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Secrets of the JavaScript Ninja [Paperback]

by John Resig, Bear Bibeault
4.7 out of 5 stars  See all reviews (55 customer reviews)

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Book Description

December 28, 2012 193398869X 978-1933988696 1


Secrets of the Javascript Ninja takes you on a journey towards mastering modern JavaScript development in three phases: design, construction, and maintenance. Written for JavaScript developers with intermediate-level skills, this book will give you the knowledge you need to create a cross-browser JavaScript library from the ground up.

About this Book

You can't always attack software head-on. Sometimes you come at it sideways or sneak up from behind. You need to master an arsenal of tools and know every stealthy trick. You have to be a ninja.

Secrets of the JavaScript Ninja leads you down the pathway to JavaScript enlightenment. This unique book starts with key concepts, like the relationships between functions, objects, and closures, taught from the master's perspective. You'll grow from apprentice to ninja as you soak up fresh insights on the techniques you use every day and discover features and capabilities you never knew about. When you reach the final chapters, you'll be ready to code brilliant JavaScript applications and maybe even write your own libraries and frameworks.

You don't have to be a ninja to read this book—just be willing to become one. Are you ready?

Purchase of the print book comes with an offer of a free PDF, ePub, and Kindle eBook from Manning. Also available is all code from the book.

What's Inside

  • Functions, objects, closures, regular expressions, and more
  • Seeing applications and libraries from the right perspective
  • Dealing with the complexities of cross-browser development
  • Modern JavaScript design

About the Authors

John Resig is an acknowledged JavaScript authority and the creator of the jQuery library. Bear Bibeault is a web developer and coauthor of Ajax in Practice, Prototype and Scriptaculous in Action, and jQuery in Action from Manning.

Table of Contents

  1. Enter the ninja
  2. Arming with testing and debugging
  4. Functions are fundamental
  5. Wielding functions
  6. Closing in on closures
  7. Object-orientation with prototypes
  8. Wrangling regular expressions
  9. Taming threads and timers
  11. Ninja alchemy: runtime code evaluation
  12. With statements
  13. Developing cross-browser strategies
  14. Cutting through attributes, properties, and CSS
  16. Surviving events
  17. Manipulating the DOM
  18. CSS selector engines

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Secrets of the JavaScript Ninja + JavaScript: The Good Parts + Node.js in Action
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Editorial Reviews

About the Author

John Resig is the Dean of Open Source and head of JavaScript development at Khan Academy and the author of the book Pro JavaScript Techniques. He's also the creator and lead developer of the jQuery JavaScript library.

Bear Bibeault has been working in the area of web applications since the mid-nineties, getting started with beta versions of JSP and Servlets. He is a senior moderator at the popular JavaRanch site, and has contributed articles to the JavaRanch Journal as well as Dr Dobb's Journal online. He is a co-author of several Manning books including Ajax in Practice, Prototype and Scriptaculous in Action, jQuery in Action, and jQuery in Action, Second Edition. He works and resides in Austin, Texas.

Product Details

  • Paperback: 392 pages
  • Publisher: Manning Publications; 1 edition (December 28, 2012)
  • Language: English
  • ISBN-10: 193398869X
  • ISBN-13: 978-1933988696
  • Product Dimensions: 2.8 x 3.5 inches
  • Shipping Weight: 1.3 pounds (View shipping rates and policies)
  • Average Customer Review: 4.7 out of 5 stars  See all reviews (55 customer reviews)
  • Amazon Best Sellers Rank: #4,554 in Books (See Top 100 in Books)

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Customer Reviews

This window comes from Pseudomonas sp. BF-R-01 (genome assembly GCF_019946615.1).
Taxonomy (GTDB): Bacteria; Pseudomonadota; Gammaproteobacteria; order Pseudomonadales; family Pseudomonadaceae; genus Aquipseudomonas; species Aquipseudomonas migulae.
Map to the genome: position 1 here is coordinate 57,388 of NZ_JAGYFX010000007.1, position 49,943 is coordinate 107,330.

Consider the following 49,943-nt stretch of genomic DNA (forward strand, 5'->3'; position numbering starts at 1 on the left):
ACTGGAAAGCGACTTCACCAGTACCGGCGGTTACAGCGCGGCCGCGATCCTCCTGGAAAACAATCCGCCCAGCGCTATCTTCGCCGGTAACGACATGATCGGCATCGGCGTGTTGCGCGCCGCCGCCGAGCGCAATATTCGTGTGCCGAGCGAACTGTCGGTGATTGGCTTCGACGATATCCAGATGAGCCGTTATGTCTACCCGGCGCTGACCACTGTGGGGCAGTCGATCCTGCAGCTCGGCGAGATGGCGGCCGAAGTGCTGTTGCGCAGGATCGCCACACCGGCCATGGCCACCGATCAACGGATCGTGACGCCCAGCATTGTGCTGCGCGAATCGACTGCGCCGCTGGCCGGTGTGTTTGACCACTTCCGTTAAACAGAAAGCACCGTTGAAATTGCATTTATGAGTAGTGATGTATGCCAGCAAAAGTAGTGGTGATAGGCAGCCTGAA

Most Helpful Customer Reviews
40 of 42 people found the following review helpful
5.0 out of 5 stars Great book for any js coder January 24, 2013
This book is a must-have for any serious js coder. It's almost guaranteed that you'll learn new tricks from this book. But more importantly your knowledge of the language will dramatically expand.

Bringing in a 'traditional' c/c++ background, js has been a 'pain' for me to deal with. I've been reading a few js books, tons of blogs and tuts, but very few expose the true nature of the language in a simple and pragmatic manner (way too many contrived examples out there, leading to greater confusion.) The kind of knowledge that keeps you from aiming at your foot... This book is it! I've been reading some of the chapters over and over to gain a deeper understanding of js. I then reviewed some of my previous code and realized that... shoot! I was gonna be limping soon.

Packed with information with an easy-read style, this book is already becoming a 'classic' for me. While not for beginners, if you're a programmer and learning js, I'd recommend you go through this book as you go. Most other js books focus on the syntax and usage but not so much on the language intricacies. For one, I tend to learn a language better if I also understand how it works.
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60 of 66 people found the following review helpful
Resig's earlier effort "Pro JavaScript Techniques" was a good read for its time but got spread thin by getting engrossed in the details of normalizing the DOM API which is something I already had for as my go-to and that subject is now increasingly less complicated the closer you get to ditching IE8 support.

This is in my experience, the first book to really properly focus on all of the stuff that comes together to really make JavaScript unique and powerful as a language, which has in the past been an understanding you could really only come to by tinkering with JS and reading/borrowing from generous web contributions from Resig, (maybe) Crockford, and IMO, JS-superstar whose name is not sung enough (not for a lack of trying by Resig among others) Dean Edwards whose background in Scheme helped him help the rest of us understand JS for the true complexity-reducing and normalizing beast that it is.

JS didn't come out on top as the only client-side browser option worth pursuing by accident and the view-point that we're "stuck" with it is one that should hopefully be hastily remedied by reading about and understanding what a marvel JS really is when you stop blaming it for Microsoft's tomfoolery and get over the fact that Eich wrote the original version in ten days. That was 17 years ago. JS has evolved constantly since then and hasn't spread to the server, OS, and become the ultimate pan-mobile solution by accident either.

My general sense of the writing is that Resig as always is good at distilling the seemingly complex into bite sized pieces while Bear makes them go down much more easily.